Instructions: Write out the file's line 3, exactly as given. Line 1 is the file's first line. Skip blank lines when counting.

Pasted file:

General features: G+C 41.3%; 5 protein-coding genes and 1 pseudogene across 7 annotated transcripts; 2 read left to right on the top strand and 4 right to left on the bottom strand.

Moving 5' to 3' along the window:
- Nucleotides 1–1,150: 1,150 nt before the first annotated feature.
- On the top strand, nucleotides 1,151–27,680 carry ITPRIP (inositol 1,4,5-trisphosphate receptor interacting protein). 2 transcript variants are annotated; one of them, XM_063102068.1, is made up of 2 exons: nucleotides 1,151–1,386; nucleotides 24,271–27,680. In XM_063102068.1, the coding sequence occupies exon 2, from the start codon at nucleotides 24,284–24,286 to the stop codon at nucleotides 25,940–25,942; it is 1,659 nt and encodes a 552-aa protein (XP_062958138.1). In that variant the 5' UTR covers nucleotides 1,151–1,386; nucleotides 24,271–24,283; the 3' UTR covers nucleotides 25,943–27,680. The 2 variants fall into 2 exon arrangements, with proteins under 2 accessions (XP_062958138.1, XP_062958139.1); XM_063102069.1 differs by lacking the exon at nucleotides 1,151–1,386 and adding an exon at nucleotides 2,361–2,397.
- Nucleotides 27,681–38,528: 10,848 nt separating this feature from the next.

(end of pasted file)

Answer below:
- Nucleotides 1–1,150: 1,150 nt before the first annotated feature.